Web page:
Thursday, September 03, 2009

A Heroine in My Book

(Quick side note: I took Katy to meet her teachers and see her classroom today for preschool. She is SO excited. She keeps wanting to look at the calendar to find out what day she gets to go to school and stay by herself.)

I was awake for an hour and a half in the middle of the night last night thinking about someone that I ran into yesterday. I can't stop thinking about her, in fact. If a heroine is "a woman of distinguished courage or ability, admired for her brave deeds and noble qualities," then she is one, indeed. If you have a few minutes, make sure and read to the end, because there are a couple of surprises along the way.

When Katy was an infant, I was in a woman's Bible study at church. There was another woman in this study who I'll call M. She was very interesting because she was from England, and she had met her American husband over the internet while seeking technical support for a computer. At the time of the study, she had a preschool aged daughter, a 10 month old girl, and she was in the middle of a Surprise! pregnancy - which turned out to be twins. The twins were supposed to be 14 months younger than her younger daughter. Ooops. Throughout the study, my impression of M was that she was overwhelmed, somewhat negative and sarcastic, but polite. I don't mean this in a judgemental way, because you could certainly use that sentence to describe me at times. But it was very apparent that she was having trouble adjusting to the situation she had found herself in.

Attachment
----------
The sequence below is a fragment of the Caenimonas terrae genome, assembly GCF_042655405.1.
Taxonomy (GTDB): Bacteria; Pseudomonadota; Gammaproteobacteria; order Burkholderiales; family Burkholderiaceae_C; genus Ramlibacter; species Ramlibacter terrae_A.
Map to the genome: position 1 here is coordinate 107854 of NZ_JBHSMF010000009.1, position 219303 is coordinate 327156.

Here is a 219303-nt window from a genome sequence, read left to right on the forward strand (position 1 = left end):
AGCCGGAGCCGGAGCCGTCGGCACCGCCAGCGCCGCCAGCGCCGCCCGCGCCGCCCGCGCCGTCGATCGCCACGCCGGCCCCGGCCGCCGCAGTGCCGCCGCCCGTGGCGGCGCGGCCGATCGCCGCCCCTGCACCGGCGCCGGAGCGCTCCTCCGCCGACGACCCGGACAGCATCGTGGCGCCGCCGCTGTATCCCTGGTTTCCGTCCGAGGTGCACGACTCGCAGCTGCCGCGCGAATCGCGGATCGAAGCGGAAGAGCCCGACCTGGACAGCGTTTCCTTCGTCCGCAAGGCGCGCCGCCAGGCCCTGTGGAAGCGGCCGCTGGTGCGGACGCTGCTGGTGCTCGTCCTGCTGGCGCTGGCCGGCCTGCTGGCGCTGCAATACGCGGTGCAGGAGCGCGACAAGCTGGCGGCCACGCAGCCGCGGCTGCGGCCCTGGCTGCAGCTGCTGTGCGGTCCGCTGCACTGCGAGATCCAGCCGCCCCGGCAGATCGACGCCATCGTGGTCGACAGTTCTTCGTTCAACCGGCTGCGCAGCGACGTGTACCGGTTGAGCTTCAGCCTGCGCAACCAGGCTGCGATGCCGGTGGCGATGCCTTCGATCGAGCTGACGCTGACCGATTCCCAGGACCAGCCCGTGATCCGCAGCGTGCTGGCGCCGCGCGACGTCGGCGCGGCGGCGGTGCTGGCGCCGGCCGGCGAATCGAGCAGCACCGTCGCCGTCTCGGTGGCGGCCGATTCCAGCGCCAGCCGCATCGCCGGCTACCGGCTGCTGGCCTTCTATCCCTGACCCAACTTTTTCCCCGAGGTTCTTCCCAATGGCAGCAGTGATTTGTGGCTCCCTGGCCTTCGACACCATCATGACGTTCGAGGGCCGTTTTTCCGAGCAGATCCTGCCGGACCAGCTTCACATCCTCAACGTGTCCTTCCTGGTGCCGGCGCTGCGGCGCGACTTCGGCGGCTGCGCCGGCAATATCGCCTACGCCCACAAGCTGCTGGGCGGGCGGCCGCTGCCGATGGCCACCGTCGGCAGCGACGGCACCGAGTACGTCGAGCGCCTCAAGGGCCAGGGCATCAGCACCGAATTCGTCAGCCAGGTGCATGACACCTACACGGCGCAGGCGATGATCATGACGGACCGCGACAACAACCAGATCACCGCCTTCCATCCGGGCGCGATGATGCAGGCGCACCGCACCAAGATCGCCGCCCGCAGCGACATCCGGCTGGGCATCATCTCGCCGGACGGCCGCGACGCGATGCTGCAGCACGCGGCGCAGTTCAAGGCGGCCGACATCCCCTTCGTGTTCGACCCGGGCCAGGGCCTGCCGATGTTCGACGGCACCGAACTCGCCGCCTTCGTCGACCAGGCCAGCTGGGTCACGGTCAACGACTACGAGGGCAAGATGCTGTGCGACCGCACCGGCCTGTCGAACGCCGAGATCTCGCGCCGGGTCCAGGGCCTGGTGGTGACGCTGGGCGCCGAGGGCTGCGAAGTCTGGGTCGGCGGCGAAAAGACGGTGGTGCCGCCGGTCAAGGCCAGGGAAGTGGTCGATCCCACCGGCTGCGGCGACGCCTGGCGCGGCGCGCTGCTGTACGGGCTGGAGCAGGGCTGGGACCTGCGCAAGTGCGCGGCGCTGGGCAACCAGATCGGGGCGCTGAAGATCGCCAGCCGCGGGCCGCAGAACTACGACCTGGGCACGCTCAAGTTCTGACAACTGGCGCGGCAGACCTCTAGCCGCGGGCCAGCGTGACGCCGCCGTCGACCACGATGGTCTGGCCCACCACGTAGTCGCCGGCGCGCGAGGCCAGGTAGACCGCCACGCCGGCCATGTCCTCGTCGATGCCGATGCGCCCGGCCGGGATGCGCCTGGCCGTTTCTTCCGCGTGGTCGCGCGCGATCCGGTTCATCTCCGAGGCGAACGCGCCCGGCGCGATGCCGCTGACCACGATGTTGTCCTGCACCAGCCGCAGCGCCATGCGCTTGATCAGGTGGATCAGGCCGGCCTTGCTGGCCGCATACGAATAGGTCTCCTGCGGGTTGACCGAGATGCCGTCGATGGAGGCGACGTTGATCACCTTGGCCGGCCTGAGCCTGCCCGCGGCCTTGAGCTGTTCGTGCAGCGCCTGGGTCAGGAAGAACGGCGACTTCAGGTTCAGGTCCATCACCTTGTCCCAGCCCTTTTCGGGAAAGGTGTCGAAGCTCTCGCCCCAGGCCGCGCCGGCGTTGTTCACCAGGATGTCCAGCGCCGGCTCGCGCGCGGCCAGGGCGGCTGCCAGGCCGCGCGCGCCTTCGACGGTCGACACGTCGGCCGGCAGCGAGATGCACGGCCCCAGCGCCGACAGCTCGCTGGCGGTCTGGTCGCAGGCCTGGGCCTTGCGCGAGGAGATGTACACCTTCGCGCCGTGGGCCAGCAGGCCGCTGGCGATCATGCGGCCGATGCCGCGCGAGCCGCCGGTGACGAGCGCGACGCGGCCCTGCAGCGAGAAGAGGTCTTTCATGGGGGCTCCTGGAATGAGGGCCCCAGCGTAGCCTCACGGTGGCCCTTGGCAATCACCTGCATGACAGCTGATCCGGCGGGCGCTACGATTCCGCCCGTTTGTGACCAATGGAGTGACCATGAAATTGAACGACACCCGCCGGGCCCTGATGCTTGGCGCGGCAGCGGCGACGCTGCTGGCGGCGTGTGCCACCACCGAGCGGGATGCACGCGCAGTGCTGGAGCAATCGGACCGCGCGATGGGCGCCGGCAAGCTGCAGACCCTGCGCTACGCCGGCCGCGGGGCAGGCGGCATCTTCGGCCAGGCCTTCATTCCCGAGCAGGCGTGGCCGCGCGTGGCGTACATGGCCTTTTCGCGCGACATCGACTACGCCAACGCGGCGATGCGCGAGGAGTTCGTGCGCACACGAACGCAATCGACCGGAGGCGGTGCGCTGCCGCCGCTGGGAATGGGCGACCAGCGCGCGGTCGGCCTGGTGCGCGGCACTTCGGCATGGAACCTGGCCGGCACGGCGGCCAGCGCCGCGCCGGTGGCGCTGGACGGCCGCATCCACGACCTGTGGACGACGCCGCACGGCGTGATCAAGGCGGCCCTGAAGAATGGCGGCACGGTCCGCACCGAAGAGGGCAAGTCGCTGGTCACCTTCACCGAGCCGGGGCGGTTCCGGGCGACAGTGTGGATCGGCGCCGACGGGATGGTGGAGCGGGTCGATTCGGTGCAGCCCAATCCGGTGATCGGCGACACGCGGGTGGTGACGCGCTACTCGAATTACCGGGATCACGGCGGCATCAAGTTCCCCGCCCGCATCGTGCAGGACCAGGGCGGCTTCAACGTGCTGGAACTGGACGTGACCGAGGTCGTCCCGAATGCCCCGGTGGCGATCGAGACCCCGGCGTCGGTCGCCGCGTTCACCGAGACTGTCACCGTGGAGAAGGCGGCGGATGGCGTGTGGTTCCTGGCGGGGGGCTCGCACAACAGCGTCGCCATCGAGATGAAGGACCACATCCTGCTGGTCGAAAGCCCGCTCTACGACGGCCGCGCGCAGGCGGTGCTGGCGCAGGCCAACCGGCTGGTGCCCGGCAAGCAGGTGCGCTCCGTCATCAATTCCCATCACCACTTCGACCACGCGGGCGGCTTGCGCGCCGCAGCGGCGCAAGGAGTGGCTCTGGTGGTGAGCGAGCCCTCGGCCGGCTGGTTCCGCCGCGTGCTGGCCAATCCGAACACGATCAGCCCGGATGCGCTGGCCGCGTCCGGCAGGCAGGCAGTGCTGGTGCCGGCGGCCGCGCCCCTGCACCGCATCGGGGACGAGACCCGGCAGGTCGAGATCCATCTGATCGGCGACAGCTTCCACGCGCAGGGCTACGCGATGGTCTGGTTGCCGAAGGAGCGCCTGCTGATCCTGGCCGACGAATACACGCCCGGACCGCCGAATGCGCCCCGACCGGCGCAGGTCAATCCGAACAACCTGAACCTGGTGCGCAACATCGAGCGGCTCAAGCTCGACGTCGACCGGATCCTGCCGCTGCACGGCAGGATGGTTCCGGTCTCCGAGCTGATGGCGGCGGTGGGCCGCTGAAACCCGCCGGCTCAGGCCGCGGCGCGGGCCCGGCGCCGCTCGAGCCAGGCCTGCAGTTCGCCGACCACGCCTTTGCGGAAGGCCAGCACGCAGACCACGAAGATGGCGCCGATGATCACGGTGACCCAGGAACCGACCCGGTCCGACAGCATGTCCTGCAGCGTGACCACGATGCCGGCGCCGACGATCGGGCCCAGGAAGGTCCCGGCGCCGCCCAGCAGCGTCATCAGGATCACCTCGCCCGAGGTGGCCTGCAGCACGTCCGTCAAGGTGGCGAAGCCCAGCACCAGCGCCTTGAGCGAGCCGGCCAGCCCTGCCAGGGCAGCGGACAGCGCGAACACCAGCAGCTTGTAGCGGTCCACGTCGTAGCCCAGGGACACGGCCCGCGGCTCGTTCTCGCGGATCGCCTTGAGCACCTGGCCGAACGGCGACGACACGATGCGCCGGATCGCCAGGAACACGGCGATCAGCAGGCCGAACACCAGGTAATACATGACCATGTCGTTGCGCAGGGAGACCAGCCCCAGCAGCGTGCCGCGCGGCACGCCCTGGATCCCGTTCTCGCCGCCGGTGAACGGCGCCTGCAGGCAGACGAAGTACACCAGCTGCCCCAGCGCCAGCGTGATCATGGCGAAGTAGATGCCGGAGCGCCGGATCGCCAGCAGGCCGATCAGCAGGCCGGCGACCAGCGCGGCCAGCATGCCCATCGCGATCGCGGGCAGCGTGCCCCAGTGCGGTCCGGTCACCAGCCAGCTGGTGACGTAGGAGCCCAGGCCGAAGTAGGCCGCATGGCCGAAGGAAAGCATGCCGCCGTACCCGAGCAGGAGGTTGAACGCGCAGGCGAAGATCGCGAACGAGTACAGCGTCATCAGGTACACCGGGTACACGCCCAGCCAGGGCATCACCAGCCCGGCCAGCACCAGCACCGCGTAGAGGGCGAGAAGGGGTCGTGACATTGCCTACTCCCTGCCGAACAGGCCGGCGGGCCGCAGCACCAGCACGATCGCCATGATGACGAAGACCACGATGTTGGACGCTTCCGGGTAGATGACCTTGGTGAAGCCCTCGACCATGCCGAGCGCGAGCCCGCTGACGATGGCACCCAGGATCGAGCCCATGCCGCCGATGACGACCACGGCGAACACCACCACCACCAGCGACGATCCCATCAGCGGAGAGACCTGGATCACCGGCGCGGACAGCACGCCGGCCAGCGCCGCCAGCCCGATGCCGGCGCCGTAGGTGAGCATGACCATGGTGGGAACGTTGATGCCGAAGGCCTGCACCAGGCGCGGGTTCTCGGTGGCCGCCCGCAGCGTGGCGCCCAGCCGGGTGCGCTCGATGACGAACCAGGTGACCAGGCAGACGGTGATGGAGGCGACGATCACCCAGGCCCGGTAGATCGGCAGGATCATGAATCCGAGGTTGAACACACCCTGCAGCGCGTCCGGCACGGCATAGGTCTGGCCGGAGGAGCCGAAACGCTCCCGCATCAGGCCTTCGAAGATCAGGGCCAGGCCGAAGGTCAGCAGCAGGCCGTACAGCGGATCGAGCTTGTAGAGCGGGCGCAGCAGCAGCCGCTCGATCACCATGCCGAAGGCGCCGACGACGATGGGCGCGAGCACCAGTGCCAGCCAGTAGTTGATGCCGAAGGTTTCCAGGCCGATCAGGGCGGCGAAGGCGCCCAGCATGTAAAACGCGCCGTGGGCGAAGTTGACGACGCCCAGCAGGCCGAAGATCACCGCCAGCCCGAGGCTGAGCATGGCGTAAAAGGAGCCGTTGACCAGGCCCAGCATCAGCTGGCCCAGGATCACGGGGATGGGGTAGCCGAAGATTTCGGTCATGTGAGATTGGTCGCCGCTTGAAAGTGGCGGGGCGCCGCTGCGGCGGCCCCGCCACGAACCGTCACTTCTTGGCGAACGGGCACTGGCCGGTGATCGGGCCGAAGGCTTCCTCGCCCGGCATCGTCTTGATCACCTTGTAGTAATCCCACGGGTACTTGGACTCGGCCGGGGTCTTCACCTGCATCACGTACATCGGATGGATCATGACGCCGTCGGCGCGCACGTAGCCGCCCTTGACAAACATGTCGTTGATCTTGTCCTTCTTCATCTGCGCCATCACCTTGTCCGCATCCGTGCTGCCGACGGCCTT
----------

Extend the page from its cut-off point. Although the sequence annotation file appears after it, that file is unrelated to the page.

Shortly after the study ended, we started getting emails about M. A problem came up in her pregnancy. The twins had a rare condition in which they were not sharing nutrients equally (<---- extremely simplified explanation), and the prognosis was not good. She delivered the twins extremely early - I believe it was 25 or 26 weeks, and a very long NICU stay began. One of the boys lived for one month, and then he passed away. Even though I barely knew M, I bawled when I found out. It just seemed like her world was crashing down around her. I had heard through the grapevine that the other baby boy had come home eventually, but I hadn't heard about or seen her since then.